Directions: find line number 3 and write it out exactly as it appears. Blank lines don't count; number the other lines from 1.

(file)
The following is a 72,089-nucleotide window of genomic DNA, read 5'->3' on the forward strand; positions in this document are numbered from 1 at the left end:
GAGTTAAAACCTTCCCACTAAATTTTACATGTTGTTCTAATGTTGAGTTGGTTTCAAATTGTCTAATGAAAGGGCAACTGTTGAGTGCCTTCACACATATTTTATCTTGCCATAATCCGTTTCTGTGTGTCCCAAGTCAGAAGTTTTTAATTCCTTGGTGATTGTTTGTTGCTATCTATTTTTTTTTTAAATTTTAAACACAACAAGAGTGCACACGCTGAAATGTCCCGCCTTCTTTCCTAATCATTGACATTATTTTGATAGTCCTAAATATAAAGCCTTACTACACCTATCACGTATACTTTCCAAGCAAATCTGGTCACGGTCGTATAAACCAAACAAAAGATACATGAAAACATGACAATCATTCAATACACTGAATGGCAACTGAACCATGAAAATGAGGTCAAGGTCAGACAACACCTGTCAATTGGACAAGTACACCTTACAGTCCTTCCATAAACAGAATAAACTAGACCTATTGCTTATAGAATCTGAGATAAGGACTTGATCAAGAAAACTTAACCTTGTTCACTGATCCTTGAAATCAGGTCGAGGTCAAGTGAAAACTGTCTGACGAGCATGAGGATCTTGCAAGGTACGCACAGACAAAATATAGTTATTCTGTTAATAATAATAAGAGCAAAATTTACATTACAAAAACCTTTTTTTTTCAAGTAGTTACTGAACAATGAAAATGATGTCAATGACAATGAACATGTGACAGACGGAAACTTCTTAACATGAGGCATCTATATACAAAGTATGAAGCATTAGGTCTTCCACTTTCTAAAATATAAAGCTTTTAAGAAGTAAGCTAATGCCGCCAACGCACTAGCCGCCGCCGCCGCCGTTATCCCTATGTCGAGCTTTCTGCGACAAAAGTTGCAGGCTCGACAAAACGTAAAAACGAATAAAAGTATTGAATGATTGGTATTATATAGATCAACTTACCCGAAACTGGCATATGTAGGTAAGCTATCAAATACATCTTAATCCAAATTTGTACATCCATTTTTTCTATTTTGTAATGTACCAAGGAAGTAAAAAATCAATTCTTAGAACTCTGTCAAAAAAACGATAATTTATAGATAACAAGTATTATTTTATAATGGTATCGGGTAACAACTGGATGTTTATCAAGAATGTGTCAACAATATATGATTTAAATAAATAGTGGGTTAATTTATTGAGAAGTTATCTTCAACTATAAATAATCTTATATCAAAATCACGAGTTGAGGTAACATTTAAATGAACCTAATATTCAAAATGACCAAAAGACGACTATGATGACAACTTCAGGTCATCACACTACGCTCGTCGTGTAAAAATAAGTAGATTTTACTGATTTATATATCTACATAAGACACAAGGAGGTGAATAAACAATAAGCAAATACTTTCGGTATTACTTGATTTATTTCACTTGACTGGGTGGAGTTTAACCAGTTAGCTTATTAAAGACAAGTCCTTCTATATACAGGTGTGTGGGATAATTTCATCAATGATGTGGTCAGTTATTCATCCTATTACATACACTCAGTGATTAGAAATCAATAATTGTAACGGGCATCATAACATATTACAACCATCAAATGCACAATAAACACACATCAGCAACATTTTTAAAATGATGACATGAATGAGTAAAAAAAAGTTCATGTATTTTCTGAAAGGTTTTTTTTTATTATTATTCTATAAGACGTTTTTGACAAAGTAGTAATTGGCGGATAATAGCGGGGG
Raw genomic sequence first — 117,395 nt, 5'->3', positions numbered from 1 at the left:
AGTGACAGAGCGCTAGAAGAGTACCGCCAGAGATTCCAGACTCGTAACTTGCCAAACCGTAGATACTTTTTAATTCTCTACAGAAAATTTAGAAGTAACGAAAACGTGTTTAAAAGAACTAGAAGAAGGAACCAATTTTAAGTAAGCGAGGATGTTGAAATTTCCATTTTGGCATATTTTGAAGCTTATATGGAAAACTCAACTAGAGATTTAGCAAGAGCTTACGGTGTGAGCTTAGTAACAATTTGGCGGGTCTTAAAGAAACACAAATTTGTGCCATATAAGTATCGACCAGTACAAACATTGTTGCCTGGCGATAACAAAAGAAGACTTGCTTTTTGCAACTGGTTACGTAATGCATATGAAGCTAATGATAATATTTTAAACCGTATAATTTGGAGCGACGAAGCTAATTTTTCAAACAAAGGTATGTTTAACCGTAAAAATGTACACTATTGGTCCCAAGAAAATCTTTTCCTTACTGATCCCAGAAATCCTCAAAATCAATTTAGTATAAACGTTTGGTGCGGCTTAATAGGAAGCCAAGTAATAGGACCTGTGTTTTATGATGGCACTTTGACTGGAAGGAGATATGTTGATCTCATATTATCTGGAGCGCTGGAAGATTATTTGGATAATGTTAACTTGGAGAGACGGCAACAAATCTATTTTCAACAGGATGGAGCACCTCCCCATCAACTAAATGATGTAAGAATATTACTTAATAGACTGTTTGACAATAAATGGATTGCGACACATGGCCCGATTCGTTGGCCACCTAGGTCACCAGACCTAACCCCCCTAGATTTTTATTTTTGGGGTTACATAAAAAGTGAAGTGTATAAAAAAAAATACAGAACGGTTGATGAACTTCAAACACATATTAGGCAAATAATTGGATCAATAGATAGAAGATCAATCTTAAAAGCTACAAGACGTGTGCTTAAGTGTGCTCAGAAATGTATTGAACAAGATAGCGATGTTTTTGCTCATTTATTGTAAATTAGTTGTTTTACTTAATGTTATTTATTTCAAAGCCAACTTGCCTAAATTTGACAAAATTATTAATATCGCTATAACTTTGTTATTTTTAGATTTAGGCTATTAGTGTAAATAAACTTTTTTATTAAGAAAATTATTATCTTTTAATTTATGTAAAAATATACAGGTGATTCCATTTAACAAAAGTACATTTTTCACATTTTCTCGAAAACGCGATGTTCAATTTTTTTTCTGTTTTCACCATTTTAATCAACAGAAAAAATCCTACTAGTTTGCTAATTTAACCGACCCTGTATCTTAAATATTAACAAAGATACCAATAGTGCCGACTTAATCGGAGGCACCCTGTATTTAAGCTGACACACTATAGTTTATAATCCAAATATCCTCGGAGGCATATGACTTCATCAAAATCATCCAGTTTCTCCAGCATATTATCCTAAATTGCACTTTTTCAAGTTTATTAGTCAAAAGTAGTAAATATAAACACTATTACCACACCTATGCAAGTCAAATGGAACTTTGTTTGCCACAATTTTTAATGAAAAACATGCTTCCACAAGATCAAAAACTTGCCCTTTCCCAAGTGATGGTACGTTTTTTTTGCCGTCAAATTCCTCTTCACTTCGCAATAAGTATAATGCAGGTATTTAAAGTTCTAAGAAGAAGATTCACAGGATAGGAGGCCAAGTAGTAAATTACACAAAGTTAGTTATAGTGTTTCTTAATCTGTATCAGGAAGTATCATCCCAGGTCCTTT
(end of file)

Raw genomic sequence first — 117,395 nt, 5'->3', positions numbered from 1 at the left: